Run Hadoop Python jobs on Amazon with MrJob


September 2, 2013

First we need to install mrjob with:
pip install mrjob
I am starting with a simple example of word counting. Previously I implemented this directly using the hadoop streaming interface, therefore mapper and reducer were scripts that read from standard input and print to standard output, see and in:

With MrJob instead the interface is a little different, we implement the mapper  method of our subclass of MrJob that already gets a “line” argument and yields the output as a tuple like (“word”, 1).

MrJob makes the implementation of the reducer particularly simple. Using hadoop-streaming directly, we needed also to first parse back the output of the mapper into python objects, while MrJob does it for you and gives directly the key and the list of count, that we just need to sum.

The code is pretty simple:

First we can test locally with 2 different methods, either:

python gutemberg/20417.txt.utf-8


python –runner=local gutemberg/20417.txt.utf-8

The first is a simple local test, the seconds sets some hadoop variables and uses multiprocessing to run the mapper in parallel.

Run on Amazon Elastic Map Reduce

Next step is submitting the job to EMR.
First get an account on Amazon Web Services from .

Setup MrJob with Amazon:

Then we just need to choose the “emr” runner for MrJob to take care of:
  • Copy the python module to Amazon S3, with requirements
  • Copy the input data to S3
  • Create a small EC2 instance (of course we could set it up to run 1000 instead)
  • Run Hadoop to process the jobs
  • Create a local web service that allows easy monitoring of the cluster
  • When completed, copy the results back (this can be disabled to just leave the results on S3.
python –runner=emr –aws-region=us-west-2 gutemberg/20417.txt.utf-8
It is important to make sure that the aws-region used by MrJob is the same we used for creating the SSH key on the EC2 console in the MrJob configuration step, i.e. SSH keys are region-specific.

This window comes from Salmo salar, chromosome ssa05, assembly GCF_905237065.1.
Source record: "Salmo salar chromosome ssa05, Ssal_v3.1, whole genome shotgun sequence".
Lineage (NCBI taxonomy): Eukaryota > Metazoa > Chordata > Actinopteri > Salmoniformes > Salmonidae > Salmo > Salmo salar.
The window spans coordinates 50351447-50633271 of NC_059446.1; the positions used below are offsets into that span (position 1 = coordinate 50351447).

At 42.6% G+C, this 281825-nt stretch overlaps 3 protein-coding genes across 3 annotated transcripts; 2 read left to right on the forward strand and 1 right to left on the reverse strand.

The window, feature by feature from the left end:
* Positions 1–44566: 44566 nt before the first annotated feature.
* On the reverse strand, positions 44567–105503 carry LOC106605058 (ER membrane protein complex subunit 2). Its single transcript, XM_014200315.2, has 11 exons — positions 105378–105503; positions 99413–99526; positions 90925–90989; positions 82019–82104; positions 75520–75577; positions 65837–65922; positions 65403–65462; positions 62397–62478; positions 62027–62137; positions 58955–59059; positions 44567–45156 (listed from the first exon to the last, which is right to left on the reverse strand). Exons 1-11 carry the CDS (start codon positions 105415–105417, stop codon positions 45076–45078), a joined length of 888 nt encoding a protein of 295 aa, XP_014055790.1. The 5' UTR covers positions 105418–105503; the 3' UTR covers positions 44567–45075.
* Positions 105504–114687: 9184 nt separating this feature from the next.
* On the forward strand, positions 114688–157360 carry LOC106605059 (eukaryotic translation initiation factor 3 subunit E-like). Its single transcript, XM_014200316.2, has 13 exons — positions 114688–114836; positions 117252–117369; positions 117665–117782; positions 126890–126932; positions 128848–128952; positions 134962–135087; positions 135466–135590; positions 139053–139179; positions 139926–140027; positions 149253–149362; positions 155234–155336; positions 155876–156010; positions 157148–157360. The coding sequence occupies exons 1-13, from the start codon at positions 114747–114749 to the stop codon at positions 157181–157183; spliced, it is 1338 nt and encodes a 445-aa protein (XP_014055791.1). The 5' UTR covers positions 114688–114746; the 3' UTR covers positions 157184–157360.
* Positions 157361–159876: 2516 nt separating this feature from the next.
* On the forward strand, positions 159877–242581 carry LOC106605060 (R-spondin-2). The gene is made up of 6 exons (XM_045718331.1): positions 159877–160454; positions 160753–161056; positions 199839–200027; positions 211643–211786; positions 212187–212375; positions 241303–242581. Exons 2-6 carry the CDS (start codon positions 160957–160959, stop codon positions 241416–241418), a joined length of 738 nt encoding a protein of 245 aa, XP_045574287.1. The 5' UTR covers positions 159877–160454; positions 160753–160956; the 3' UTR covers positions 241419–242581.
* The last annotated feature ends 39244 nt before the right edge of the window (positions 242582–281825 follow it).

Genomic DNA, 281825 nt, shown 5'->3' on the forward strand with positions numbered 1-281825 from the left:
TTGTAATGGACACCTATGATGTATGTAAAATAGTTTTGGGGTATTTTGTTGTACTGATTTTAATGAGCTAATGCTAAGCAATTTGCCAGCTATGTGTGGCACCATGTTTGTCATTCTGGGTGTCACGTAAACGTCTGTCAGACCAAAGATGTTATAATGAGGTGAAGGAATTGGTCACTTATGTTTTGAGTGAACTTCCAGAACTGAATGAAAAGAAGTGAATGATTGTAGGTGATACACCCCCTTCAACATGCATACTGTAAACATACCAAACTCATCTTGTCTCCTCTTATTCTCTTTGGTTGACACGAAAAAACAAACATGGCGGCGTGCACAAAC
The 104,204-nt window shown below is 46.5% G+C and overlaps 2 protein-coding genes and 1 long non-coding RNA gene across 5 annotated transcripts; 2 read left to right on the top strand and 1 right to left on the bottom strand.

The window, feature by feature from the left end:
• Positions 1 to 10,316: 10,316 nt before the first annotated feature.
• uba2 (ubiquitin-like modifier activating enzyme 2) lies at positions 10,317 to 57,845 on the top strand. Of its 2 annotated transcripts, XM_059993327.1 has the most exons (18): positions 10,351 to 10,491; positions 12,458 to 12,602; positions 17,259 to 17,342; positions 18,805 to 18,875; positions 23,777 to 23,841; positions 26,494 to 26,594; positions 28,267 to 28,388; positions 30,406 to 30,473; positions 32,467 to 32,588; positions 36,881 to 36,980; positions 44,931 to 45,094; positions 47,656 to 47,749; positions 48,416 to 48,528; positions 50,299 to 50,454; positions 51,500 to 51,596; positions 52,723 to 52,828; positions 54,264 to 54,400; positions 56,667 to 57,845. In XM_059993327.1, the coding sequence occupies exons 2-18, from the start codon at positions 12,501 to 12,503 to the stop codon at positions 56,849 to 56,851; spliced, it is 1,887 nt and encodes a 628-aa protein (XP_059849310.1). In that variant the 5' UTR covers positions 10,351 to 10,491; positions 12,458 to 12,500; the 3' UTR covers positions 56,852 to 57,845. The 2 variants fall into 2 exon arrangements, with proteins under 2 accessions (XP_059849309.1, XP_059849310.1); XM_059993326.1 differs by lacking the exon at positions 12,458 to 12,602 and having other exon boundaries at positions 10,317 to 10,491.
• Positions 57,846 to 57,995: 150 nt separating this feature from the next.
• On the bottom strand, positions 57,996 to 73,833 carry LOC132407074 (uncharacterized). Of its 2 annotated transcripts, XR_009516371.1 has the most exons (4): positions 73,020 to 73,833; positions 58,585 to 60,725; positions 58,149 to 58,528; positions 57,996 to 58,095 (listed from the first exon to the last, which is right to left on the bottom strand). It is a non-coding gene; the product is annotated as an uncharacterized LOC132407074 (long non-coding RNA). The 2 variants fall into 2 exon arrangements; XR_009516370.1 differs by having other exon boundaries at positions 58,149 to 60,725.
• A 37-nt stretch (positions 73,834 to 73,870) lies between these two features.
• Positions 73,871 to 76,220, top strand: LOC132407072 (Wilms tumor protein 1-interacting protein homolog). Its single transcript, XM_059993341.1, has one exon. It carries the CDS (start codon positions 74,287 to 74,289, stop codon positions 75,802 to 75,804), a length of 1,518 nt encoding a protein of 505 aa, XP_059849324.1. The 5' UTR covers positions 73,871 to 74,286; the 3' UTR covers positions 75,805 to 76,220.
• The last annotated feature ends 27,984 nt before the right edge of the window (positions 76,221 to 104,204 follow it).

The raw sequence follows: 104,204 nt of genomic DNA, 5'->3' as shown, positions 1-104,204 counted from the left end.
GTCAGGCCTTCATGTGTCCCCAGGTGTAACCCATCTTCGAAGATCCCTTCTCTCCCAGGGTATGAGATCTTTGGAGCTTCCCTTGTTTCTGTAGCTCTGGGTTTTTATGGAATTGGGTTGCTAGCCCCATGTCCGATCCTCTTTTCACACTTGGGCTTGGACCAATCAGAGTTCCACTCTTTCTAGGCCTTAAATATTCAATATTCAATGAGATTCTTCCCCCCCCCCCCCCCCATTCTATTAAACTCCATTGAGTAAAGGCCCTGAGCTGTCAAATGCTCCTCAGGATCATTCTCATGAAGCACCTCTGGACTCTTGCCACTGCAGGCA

Logs and output of the run

MrJob copies the needed files to S3:
using configs in /home/zonca/.mrjob.conf
using existing scratch bucket mrjob-ecd1d07aeee083dd
using s3://mrjob-ecd1d07aeee083dd/tmp/ as our scratch dir on S3
creating tmp directory /tmp/mrjobjob.zonca.20130901.192250.785550
Copying non-input files into s3://mrjob-ecd1d07aeee083dd/tmp/mrjobjob.zonca.20130901.192250.785550/files/
Waiting 5.0s for S3 eventual consistency
Creating Elastic MapReduce job flow
Job flow created with ID: j-2E83MO9QZQILB
Created new job flow j-2E83MO9QZQILB
Creates the instances:
Job launched 30.9s ago, status STARTING: Starting instances
Job launched 123.9s ago, status BOOTSTRAPPING: Running bootstrap actions
Job launched 250.5s ago, status RUNNING: Running step (mrjobjob.zonca.20130901.192250.785550: Step 1 of 1)
Creates an SSH tunnel to the tracker:
Opening ssh tunnel to Hadoop job tracker
Connect to job tracker at: http://localhost:40630/jobtracker.jsp
Therefore we can connect to that address to check realtime information about the cluster running on EC2, for example:

Once the job completes, MrJob copies the output back to the local machine, here are few lines from the file:
“maladies” 1
“malaria” 5
“male” 18
“maleproducing” 1
“males” 5
“mammal” 10
“mammalInstinctive” 1
“mammalian” 4
“mammallike” 1
“mammals” 87
“mammoth” 5
“mammoths” 1
“man” 152

I’ve been positively impressed that it is so easy to implement and run a MapReduce job with MrJob without need of managing directly EC2 instances or the Hadoop installation.
This same setup could be used on GB of data with hundreds of instances.